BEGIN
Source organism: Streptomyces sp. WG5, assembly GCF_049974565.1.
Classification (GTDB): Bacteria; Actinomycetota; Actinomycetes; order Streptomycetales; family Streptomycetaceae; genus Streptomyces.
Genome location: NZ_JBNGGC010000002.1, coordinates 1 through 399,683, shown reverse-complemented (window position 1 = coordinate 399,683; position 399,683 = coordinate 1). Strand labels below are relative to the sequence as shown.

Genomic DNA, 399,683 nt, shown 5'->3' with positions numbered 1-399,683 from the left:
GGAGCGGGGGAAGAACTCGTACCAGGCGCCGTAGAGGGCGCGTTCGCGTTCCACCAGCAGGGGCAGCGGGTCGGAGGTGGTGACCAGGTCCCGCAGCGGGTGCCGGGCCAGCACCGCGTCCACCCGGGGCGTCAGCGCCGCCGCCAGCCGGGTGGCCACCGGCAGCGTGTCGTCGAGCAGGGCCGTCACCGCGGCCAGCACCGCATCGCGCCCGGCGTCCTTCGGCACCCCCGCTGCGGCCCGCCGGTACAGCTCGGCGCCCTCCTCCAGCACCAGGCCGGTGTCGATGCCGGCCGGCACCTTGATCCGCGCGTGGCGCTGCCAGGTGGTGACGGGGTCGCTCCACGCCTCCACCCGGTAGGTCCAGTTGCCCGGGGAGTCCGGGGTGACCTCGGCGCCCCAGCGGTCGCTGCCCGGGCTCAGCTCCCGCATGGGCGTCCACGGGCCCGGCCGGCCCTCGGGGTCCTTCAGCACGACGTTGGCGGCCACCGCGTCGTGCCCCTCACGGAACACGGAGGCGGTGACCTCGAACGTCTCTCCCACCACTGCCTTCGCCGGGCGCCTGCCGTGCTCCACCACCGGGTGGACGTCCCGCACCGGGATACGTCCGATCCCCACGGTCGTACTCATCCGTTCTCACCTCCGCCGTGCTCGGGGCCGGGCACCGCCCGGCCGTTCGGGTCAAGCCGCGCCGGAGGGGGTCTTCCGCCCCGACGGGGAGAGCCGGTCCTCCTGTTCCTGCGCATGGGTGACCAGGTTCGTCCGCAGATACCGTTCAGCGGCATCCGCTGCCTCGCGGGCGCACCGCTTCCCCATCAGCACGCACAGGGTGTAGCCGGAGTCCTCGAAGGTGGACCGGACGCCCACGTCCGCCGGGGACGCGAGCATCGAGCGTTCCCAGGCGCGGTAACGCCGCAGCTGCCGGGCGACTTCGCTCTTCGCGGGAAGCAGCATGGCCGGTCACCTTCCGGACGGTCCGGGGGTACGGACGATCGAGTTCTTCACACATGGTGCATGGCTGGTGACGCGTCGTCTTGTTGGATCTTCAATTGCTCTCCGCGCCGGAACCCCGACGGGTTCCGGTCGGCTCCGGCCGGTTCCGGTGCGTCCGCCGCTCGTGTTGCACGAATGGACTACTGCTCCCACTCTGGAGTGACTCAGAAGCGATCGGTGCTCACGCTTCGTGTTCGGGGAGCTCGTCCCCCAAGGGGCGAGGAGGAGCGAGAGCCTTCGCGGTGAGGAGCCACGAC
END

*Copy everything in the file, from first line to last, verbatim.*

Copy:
Source organism: Streptomyces sp. WG5, assembly GCF_049974565.1.
Classification (GTDB): Bacteria; Actinomycetota; Actinomycetes; order Streptomycetales; family Streptomycetaceae; genus Streptomyces.
Genome location: NZ_JBNGGC010000002.1, coordinates 1 through 399,683, shown reverse-complemented (window position 1 = coordinate 399,683; position 399,683 = coordinate 1). Strand labels below are relative to the sequence as shown.

Genomic DNA, 399,683 nt, shown 5'->3' with positions numbered 1-399,683 from the left:
GGAGCGGGGGAAGAACTCGTACCAGGCGCCGTAGAGGGCGCGTTCGCGTTCCACCAGCAGGGGCAGCGGGTCGGAGGTGGTGACCAGGTCCCGCAGCGGGTGCCGGGCCAGCACCGCGTCCACCCGGGGCGTCAGCGCCGCCGCCAGCCGGGTGGCCACCGGCAGCGTGTCGTCGAGCAGGGCCGTCACCGCGGCCAGCACCGCATCGCGCCCGGCGTCCTTCGGCACCCCCGCTGCGGCCCGCCGGTACAGCTCGGCGCCCTCCTCCAGCACCAGGCCGGTGTCGATGCCGGCCGGCACCTTGATCCGCGCGTGGCGCTGCCAGGTGGTGACGGGGTCGCTCCACGCCTCCACCCGGTAGGTCCAGTTGCCCGGGGAGTCCGGGGTGACCTCGGCGCCCCAGCGGTCGCTGCCCGGGCTCAGCTCCCGCATGGGCGTCCACGGGCCCGGCCGGCCCTCGGGGTCCTTCAGCACGACGTTGGCGGCCACCGCGTCGTGCCCCTCACGGAACACGGAGGCGGTGACCTCGAACGTCTCTCCCACCACTGCCTTCGCCGGGCGCCTGCCGTGCTCCACCACCGGGTGGACGTCCCGCACCGGGATACGTCCGATCCCCACGGTCGTACTCATCCGTTCTCACCTCCGCCGTGCTCGGGGCCGGGCACCGCCCGGCCGTTCGGGTCAAGCCGCGCCGGAGGGGGTCTTCCGCCCCGACGGGGAGAGCCGGTCCTCCTGTTCCTGCGCATGGGTGACCAGGTTCGTCCGCAGATACCGTTCAGCGGCATCCGCTGCCTCGCGGGCGCACCGCTTCCCCATCAGCACGCACAGGGTGTAGCCGGAGTCCTCGAAGGTGGACCGGACGCCCACGTCCGCCGGGGACGCGAGCATCGAGCGTTCCCAGGCGCGGTAACGCCGCAGCTGCCGGGCGACTTCGCTCTTCGCGGGAAGCAGCATGGCCGGTCACCTTCCGGACGGTCCGGGGGTACGGACGATCGAGTTCTTCACACATGGTGCATGGCTGGTGACGCGTCGTCTTGTTGGATCTTCAATTGCTCTCCGCGCCGGAACCCCGACGGGTTCCGGTCGGCTCCGGCCGGTTCCGGTGCGTCCGCCGCTCGTGTTGCACGAATGGACTACTGCTCCCACTCTGGAGTGACTCAGAAGCGATCGGTGCTCACGCTTCGTGTTCGGGGAGCTCGTCCCCCAAGGGGCGAGGAGGAGCGAGAGCCTTCGCGGTGAGGAGCCACGAC